I loved this essay because in my reading it was so far away from the others and the way I heard the program. Would love to hear more about your foundational elements for the role of government in Society. All I could infer is that your philosophy was in keeping with that of many of our founding fathers that Government is Evil, on the one hand, but I couldn't find the other half of the Founding Fathers Debate about how to define government so that it did support society, like Mr. Needleman tried to do, in my hearing. I'm afraid my Mind isn't up to seeing the glaringly obvious things you suggest. Perhaps a few more less subjectively ambiguous words would help. It would appear you are against law, and have some idea about how to enforce laws without "violence", which you seem to use synonymously with "force", as in enforcement. sounds cool. thanks!

I'm reflecting on "what is conscience" in the manner in which Jacob N. uses it/understands it. I'm also wanting to read his book the "American Soul". Finally my mind wandered to imagining a community of thinkers who would meet and engage under a friendly, informal charter to ponder and share thoughts about our understandings of American democracy. And I was gently and kindly inspired by Mr. Needleman's wisdoms and beliefs about the underpinnings of our society and government.

Thank you so much for your wonderful conversation with Jacob Needleman this morning. As one who is very frustrated with the political polarization in our country, I wish everyone could hear Prof. Needleman's take on the beauty of the American system, warts and all. I love that he includes Abraham Lincoln, Frederick Douglas, and Walt Whitman in the 'founding fathers,' because they did truly shape the heart of American democracy just as Washington, Jefferson, Adams, and others did. I must say that the discussion renewed my sense of patriotism and reminded me to focus on the deeper meaning of why so many people around the world aspire to become Americans. The notion of 'well being' that many here take for granted is a real luxury in many parts of the world. Thanks you again for the thought-provoking conversation. Keep up the good work. I love your show, it's my alternative to church!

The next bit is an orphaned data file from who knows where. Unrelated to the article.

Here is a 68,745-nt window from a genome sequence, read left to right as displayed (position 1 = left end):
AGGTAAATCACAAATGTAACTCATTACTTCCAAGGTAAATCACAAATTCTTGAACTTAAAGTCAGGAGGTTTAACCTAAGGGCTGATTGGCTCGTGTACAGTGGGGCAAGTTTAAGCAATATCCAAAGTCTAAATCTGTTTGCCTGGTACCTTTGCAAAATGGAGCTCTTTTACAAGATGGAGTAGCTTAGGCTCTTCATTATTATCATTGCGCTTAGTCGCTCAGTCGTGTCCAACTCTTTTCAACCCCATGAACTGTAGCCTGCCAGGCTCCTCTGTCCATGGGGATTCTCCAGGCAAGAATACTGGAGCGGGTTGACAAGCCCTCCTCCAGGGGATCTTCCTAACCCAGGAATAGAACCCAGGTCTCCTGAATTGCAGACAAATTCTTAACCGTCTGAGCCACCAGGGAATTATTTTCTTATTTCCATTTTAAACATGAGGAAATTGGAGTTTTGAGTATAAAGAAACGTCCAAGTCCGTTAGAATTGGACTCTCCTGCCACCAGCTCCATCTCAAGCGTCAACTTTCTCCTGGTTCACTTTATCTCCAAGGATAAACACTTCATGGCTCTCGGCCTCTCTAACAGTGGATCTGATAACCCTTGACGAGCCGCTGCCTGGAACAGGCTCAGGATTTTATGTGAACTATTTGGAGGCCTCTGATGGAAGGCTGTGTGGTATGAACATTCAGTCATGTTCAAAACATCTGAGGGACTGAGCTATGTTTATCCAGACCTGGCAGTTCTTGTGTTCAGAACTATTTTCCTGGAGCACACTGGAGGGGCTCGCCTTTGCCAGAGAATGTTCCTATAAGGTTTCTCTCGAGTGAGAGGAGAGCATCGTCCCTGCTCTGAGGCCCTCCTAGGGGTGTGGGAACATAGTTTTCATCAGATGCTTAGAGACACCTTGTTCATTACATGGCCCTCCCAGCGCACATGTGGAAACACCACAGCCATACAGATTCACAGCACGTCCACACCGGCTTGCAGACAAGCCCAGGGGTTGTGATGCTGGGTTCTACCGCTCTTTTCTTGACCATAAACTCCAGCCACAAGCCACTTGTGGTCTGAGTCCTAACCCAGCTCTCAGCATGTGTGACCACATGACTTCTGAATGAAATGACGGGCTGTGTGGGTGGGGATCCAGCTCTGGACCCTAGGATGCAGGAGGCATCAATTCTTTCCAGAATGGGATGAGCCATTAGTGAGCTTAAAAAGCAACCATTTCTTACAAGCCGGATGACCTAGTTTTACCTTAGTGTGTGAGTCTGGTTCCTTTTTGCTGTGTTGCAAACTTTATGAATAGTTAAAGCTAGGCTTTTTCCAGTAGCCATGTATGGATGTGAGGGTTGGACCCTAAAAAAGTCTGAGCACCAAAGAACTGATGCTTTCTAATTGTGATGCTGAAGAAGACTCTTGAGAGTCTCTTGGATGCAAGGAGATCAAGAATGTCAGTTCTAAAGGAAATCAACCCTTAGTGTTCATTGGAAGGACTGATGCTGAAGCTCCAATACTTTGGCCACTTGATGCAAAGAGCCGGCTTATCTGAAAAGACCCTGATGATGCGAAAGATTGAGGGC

This was a very thoughtful and moving interview. Needleman calls for something that may well be beyond our national means; THINKING together. Not in coarse political action, but real political thinking; reasoning. However, it seems most odd that throughout this entire discourse on our unique national political experiment, not once does either the author or the host breathe the word which embodies and mythologizes the experiment they so earnestly yearn to analyze, the word ‘Republic’. Where, in the Declaration of Independence or the Constitution will you find the word Democracy? Nowhere. Try saying the Pledge of Allegiance and pause when you get to the word. Why didn’t it say Democracy? What so inspired the Continental Congress to deliberately and decidedly avoid constituting this national experiment as a Democracy? And how is it, that over countless decades without really thinking about it, our national collective mind blatantly and unwaveringly makes the most ignorant of political assumptions, that “We are a Democracy”? If we actually THINK about it and not robotic-ally pay lip-service to what has become the current collective illusion, the answer that has been standing there before us for the last 235 years may magically re-appear before our eyes. We are not a Democracy. We are a Republic. As it is said, don’t compare apples to oranges.